Through baptism one becomes sacramentally a member of Christ’s Body, the Church. Baptism is not agreeing to an intellectual proposition; nor is it joining a club or social organization. Baptism is the sign by which we say, “You are made in the image of God. You are God’s beloved, and with you, God is well pleased.” Baptism is the sign of our incorporation into God’s family, and our initiation into the lifelong work of building God’s kingdom.
In the Episcopal Church we baptize infants, children and adults. Baptismal vows are made on behalf of infants or young children by their parents and sponsors (godparents). Older children and adults make their own promises.
Baptism is a corporate act appropriately administered within the 10:30am Sunday Eucharist, as the gathered community worships. In the service of baptism, the whole church community joins in welcoming a new member into the body of Christ.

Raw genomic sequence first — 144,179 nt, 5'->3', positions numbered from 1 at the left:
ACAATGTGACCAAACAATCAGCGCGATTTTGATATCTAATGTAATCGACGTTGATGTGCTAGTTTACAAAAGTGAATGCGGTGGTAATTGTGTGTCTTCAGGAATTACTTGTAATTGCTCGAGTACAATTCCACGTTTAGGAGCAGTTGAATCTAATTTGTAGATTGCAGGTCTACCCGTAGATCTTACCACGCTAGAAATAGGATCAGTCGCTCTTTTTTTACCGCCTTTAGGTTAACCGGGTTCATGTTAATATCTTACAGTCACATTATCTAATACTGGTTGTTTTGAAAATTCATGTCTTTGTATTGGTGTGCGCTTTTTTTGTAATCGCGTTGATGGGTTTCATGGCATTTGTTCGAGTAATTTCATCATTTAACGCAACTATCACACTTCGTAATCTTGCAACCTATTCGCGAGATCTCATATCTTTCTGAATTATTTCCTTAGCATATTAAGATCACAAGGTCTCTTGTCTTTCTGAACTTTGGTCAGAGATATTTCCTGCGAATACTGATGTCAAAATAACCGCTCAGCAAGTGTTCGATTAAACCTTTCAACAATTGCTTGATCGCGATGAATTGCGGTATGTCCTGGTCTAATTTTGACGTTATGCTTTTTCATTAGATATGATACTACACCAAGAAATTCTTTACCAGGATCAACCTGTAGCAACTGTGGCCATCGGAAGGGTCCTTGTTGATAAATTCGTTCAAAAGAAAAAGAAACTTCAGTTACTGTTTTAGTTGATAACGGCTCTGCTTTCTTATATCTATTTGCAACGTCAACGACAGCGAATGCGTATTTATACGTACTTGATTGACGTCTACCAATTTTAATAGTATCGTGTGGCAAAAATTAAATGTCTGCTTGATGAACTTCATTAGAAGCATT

At Holy Communion, baptism for infants and children are offered on specific Sundays several times throughout the year. Adults are most often baptized at the Great Vigil of Easter, which is the night before Easter.
Baptism Schedule 2017-18
- November 5, 2017 (All Saints) 10:30am
- November 26, 2017 (Christ the King) 10:30am
- January 14, 2018 (Baptism of our Lord) 10:30am
- March 31, 2018 (Easter Vigil) 9pm
- April 8, 2018 (Second Sunday of Easter) 10:30am
- May 20, 2018 (Pentecost) 10:30am
We encourage Parents and godparents who want to present infants for baptism and anyone over the age of 16 who plans to be baptized to prepare by taking part in our Pilgrimage classes (childcare is available, if requested). We make individual arrangements to help prepare youth 16 and younger for baptism.
Baptism rehearsal occurs the morning of the baptism at 9:45 am in the Church Nave. The person to be baptized, family members and sponsors are expected to attend. This is a time to learn when you stand up, move, and to answer any last minute questions.
Questions? Please contact Angela Breeher.
. . . you are sealed by the Holy Spirit in Baptism and marked as Christ’s own for ever. (The Book of Common Prayer, p. 308)